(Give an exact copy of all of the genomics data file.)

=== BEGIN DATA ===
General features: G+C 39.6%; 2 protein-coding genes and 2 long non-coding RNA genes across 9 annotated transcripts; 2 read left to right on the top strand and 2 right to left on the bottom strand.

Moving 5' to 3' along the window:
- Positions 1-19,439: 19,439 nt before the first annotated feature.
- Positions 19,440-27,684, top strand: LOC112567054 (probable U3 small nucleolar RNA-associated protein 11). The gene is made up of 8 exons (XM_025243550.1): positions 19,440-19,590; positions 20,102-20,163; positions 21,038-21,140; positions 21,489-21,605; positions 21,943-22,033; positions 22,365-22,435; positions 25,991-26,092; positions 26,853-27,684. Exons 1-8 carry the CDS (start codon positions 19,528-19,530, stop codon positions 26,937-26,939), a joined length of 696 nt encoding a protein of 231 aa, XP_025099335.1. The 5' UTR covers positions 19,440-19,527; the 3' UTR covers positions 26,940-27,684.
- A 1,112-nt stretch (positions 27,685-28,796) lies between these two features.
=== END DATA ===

General features: G+C 39.6%; 2 protein-coding genes and 2 long non-coding RNA genes across 9 annotated transcripts; 2 read left to right on the top strand and 2 right to left on the bottom strand.

Moving 5' to 3' along the window:
- Positions 1-19,439: 19,439 nt before the first annotated feature.
- Positions 19,440-27,684, top strand: LOC112567054 (probable U3 small nucleolar RNA-associated protein 11). The gene is made up of 8 exons (XM_025243550.1): positions 19,440-19,590; positions 20,102-20,163; positions 21,038-21,140; positions 21,489-21,605; positions 21,943-22,033; positions 22,365-22,435; positions 25,991-26,092; positions 26,853-27,684. Exons 1-8 carry the CDS (start codon positions 19,528-19,530, stop codon positions 26,937-26,939), a joined length of 696 nt encoding a protein of 231 aa, XP_025099335.1. The 5' UTR covers positions 19,440-19,527; the 3' UTR covers positions 26,940-27,684.
- A 1,112-nt stretch (positions 27,685-28,796) lies between these two features.